Bolden shot 4-6 but he’s a post player and didn’t get the ball that much. He did play well overall though.

DeLaurier’s not shooting it unless it’s a gimme and Jones and Reddish weren’t available. Goldwire did take two shots but he’s not an offensive player at this point in his career and may never be.

The only other guy who shot reasonably well was O’ Connell, who hit 5-9 and finished with 16, a career high.

Pretty clearly, the young Blue Devils weren’t prepared to lose two critical starters, one just before the game and one six minutes in. O’ Connell though did step up and took advantage of his opportunity, probably more so than anyone else. He even played very well defensively, which you couldn’t have said last year. Based on that, we expect he’ll start Saturday assuming Jones is out.

So what to expect against Virginia?

Well first of all, Duke will have to defend well, and for most of the shot clock. Second, the Blue Devils will have to move the ball quickly against the Pack Line without rushing shots. You can score against Virginia but not if you’re in a hurry.

Third, Duke will have to avoid foolish mistakes. Last year, if you’ll recall, Duke was right in the game until Trevon Duval grabbed a rebound with 1:05 left and Duke down 60-58.

He then promptly turned the ball over to Jerome who, after a foul by Grayson Allen, nailed a three to put Virginia up 63-58, which was pretty much ball game.

It just underscores the point of how you have to deal with Virginia. You can’t fall into their game but you can’t let them force you into rushing yours. It’s a tricky balance.

Duke has had more success against Virginia than most teams in the ACC and Duke figures to be in this game too. But it’s never really easy.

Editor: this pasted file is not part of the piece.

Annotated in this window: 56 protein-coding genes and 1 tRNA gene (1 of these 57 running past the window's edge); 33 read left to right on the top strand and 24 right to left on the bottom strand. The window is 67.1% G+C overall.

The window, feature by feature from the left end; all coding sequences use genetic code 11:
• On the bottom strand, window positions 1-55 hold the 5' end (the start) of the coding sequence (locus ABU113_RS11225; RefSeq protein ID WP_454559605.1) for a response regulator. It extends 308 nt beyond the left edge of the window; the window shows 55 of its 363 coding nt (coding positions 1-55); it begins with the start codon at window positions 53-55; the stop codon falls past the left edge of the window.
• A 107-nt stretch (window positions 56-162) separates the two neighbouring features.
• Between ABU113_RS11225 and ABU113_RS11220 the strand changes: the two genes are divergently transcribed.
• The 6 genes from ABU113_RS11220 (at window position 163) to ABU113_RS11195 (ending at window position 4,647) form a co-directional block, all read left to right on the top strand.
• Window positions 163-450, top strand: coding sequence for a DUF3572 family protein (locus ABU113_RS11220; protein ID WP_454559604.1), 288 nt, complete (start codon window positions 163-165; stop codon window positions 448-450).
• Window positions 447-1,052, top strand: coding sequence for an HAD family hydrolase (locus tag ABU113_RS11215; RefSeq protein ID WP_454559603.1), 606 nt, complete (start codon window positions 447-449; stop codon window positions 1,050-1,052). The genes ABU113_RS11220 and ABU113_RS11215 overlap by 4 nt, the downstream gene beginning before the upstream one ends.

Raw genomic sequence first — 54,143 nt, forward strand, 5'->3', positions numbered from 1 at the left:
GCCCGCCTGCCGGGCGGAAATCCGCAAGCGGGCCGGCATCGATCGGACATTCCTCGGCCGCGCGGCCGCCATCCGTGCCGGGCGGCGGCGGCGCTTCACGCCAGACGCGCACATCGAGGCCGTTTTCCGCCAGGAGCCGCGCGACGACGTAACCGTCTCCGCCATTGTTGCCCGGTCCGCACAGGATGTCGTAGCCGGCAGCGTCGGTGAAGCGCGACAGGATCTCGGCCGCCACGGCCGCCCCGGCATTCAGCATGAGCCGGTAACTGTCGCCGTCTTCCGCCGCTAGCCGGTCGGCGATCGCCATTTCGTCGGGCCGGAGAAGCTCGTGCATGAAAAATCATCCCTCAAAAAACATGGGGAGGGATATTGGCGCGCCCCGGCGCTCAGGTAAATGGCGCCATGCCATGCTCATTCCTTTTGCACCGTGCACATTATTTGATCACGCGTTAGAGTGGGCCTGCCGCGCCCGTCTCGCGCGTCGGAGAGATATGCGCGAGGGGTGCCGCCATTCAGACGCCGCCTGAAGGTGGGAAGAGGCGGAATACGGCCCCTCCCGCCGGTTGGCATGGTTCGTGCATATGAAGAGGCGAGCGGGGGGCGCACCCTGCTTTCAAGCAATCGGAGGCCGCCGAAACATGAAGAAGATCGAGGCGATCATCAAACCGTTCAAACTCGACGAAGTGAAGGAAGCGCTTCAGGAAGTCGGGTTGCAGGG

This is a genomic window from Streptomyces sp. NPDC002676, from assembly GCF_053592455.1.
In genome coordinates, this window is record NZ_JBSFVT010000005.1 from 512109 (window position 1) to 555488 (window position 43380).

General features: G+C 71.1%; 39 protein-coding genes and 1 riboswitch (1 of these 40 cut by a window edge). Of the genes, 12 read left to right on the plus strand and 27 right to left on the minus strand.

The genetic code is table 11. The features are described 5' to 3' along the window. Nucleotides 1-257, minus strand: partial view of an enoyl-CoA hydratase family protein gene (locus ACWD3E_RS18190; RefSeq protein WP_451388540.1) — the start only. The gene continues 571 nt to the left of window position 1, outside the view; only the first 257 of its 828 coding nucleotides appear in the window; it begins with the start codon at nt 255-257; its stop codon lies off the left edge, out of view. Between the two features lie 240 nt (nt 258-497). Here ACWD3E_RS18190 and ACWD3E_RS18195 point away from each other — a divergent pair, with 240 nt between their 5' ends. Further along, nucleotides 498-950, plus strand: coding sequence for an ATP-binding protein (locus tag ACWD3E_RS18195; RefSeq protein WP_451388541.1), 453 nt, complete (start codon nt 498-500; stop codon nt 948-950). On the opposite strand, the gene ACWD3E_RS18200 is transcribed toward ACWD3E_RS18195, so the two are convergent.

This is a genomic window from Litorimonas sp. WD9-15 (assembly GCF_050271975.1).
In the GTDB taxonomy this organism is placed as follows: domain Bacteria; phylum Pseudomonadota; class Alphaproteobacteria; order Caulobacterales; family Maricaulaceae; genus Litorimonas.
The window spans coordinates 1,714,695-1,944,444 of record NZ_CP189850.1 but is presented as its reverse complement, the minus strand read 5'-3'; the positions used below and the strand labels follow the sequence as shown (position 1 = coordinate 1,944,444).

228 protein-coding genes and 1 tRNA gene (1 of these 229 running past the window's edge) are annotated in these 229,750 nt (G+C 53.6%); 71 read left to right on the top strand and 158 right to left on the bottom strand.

For some reason, some Duke students, normally very bright about such things, thought that inviting KJ Maura, UMBC’s hero in last spring’s epic upset of UVA, would somehow upset Virginia...what could they have been thinking?

It was almost certain to have precisely the opposite effect, which everyone should have figured out when Guy encouraged UVA fans to help the fundraiser set up to get him here.

If it hasn’t occurred to you yet, the trauma from that game is over and now it’s fuel. It was a massive failure, but starting with Bennett’s wonderfully graceful press conference, Virginia began to gain perspective on the loss.

Yes, they fell apart against a 16 seed. Yes it was a humiliating loss. Yes it never should have happened.

It did happen of course, and Virginia could have licked their wounds, could have still been licking their wounds, but they’re not. They’ve employed it to get better.

That’s the great miscalculation here. Parking that kid in front of Virginia would have focused them wonderfully. We don't want to go there again. There he is. Don’t let up! Not for a single second! Play harder!

And really, Virginia hasn’t let up. Virginia has had four reasonably close games but they were still in control for the most part.

The Cavaliers have not wavered, have not lost focus and have beaten every other team by significant margins.

This is a solid, mature and well-coached team which has a point to make. We don’t know what Coach K thought about Maura’s visit initially, and we don’t know why UMBC coach Lane Odom asked him not to make the trip. We don’t know if Odom called K or K called Odom but they apparently both agreed, presumably for their own reasons, that this was really not a smart idea - and Duke students are nothing if not smart.

The smart thing to do here is to keep the fundraiser and invite the kid back for the UNC game. He was part of something remarkable and Duke fans can celebrate that later, which would be a classy thing to do actually. Celebrating him and the history he and UMBC made would be cool. Using him to try to humiliate Virginia is not only not cool but almost guaranteed to backfire.